43. Section 2 of Chapter 641 stated the effective date of Chapter 184A, as follows:
SECTION 2. This act shall take effect on January first, nineteen hundred and fifty-five, and shall apply only to inter vivos instruments taking effect after that date, to wills where the testator dies after January first, nineteen hundred and fifty-five, and to appointments made after the effective date of this act, including appointments by inter vivos instruments or wills under powers created before said effective date.
44. Chapter 448 of the Acts of 1961 (effective ninety days from May 10, 1961, without distinction as to instruments given before that date) amended Chapter 184A in two particulars:
SECTION 2. Section 3 of chapter 184A of the General Laws, as appearing in section 1 of chapter 641 of the acts of 1954, is hereby amended by striking out the third and fourth sentences.
SECTION 4. Notwithstanding the provisions of section three of chapter one hundred and eighty-four A of the General Laws, as amended by section two of this act, any person having a right of entry or possibility of reverter which would have been valid under the provisions of said section three of said chapter one hundred and eighty-four A, as in effect prior to the effective date of this act, may bring a proceeding based on such right or possibility; provided, that a statement with respect to such right or possibility sufficient to satisfy the provisions of section thirty-one A of chapter two hundred and sixty of the General Laws is recorded or registered, as therein provided, prior to January first, nineteen hundred and sixty-four.
45. St. 1989, c. 668, effective June 30, 1990, struck out c. 184A in its entirety and substituted a new version thereof. Most of new c. 184A deals with the Rule Against Perpetuities, but sections 7 and 9 repeat verbatim (except for section numbers), old sections 3 (with the third and fourth sentences deleted) and five.
46. Chapter 184A is complemented by G.L. c. 260, §31A, which was inserted in the General Laws by St. 1958, c. 258 and has since 1975 provided in part that:
No proceeding based upon any right of entry for condition broken or possibility of reverter, to which a fee simple or fee simple determinable in land is subject, created before the second day of January, nineteen hundred and fifty-five, shall be maintained in any court after the first day of January, nineteen hundred and sixty-four, unless on or before the first day of January, nineteen hundred and sixty-four, (a) the condition has been broken or the reverter has occurred, and a person or persons having the right of entry or reverter shall have taken possession of the land, and in case of entry made after January first, nineteen hundred and fifty seven, shall have filed a certificate of entry pursuant to section nineteen of chapter one hundred and eightyfour, or (b) a person or persons having the right of entry, or who would have it if the condition were broken, or would be entitled if the reverter occurred, shall . . . have filed in the registry of deeds, . . . for the district in which the land is situated, a statement in writing, duly sworn to, describing the land and the nature of the right and the deed or other instrument creating it, and where it may be found if recorded . . . and . . . naming the person or persons appearing of record to own the fee subject to such right or possibility, or shown by the records of the tax assessors at the last prior assessment date to be the owner or owners thereof.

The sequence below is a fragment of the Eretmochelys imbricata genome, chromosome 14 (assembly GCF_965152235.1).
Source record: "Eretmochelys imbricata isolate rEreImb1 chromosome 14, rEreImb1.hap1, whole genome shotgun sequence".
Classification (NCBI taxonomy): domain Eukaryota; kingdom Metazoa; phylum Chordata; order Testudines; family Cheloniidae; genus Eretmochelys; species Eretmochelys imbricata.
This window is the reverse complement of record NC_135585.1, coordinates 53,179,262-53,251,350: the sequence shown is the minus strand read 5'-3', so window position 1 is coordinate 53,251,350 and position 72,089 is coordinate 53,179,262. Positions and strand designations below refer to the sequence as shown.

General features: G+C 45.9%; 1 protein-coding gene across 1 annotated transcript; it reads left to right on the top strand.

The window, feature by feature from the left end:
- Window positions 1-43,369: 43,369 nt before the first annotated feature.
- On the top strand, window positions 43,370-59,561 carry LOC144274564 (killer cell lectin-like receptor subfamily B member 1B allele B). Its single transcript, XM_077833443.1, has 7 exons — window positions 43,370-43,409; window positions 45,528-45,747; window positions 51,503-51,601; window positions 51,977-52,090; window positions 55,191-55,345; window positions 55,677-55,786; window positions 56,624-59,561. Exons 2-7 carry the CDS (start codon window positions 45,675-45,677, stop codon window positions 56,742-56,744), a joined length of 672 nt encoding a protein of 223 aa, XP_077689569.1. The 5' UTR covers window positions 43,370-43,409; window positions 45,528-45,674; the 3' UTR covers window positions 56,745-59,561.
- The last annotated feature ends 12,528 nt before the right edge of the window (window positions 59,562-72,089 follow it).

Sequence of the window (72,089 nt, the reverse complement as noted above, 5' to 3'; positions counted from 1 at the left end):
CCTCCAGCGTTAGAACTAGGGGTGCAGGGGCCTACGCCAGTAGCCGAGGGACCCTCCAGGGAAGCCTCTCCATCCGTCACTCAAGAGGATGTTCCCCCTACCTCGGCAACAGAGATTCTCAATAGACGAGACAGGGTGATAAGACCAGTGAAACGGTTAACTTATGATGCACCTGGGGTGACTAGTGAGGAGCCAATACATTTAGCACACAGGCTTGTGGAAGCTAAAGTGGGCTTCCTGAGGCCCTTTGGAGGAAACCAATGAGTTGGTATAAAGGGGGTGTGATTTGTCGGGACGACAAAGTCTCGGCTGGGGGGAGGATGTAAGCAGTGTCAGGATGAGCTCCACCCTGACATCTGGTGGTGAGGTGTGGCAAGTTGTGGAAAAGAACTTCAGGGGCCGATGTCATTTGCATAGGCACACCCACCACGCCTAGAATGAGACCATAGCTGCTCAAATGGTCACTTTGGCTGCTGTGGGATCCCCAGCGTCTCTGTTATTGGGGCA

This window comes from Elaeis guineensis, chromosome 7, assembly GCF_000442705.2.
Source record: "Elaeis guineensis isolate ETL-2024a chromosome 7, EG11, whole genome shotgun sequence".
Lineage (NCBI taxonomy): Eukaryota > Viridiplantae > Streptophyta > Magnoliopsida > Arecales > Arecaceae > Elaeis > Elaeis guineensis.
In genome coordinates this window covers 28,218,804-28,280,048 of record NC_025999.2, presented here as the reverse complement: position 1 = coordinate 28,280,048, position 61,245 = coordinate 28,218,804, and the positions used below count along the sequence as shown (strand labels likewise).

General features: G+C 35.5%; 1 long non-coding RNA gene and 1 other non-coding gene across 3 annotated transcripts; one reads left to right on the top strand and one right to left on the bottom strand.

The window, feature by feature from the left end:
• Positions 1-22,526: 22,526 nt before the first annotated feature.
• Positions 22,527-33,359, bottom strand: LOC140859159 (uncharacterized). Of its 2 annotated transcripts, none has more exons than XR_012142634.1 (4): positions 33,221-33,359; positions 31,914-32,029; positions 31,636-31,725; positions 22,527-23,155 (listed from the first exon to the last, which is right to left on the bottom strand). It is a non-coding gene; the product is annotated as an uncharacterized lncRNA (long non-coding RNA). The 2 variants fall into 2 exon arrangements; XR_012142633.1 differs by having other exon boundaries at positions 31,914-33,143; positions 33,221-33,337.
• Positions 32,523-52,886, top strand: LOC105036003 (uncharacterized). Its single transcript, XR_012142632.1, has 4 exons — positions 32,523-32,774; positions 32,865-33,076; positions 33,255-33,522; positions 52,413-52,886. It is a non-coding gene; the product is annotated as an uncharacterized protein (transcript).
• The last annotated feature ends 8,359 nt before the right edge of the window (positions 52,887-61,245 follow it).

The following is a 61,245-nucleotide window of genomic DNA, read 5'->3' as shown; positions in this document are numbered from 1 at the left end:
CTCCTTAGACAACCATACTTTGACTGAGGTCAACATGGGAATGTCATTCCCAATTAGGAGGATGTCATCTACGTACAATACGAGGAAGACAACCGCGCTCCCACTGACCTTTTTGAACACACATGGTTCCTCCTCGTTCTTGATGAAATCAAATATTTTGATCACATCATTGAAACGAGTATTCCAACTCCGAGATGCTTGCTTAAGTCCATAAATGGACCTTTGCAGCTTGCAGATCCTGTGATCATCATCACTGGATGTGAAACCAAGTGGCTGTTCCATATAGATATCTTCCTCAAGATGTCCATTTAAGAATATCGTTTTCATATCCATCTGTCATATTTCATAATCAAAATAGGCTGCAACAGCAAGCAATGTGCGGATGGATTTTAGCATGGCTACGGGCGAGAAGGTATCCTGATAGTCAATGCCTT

Such statement shall be received and recorded or registered upon payment of the fee required by law, and shall be indexed in the grantor index under the person or persons so named, and in case of registered land, noted on the certificate of title. The register and assistant recorder shall also keep a separate list of such statements.
47. The final relevant statute is G.L. c. 184, §19, the relevant part of the first paragraph of which is as follows: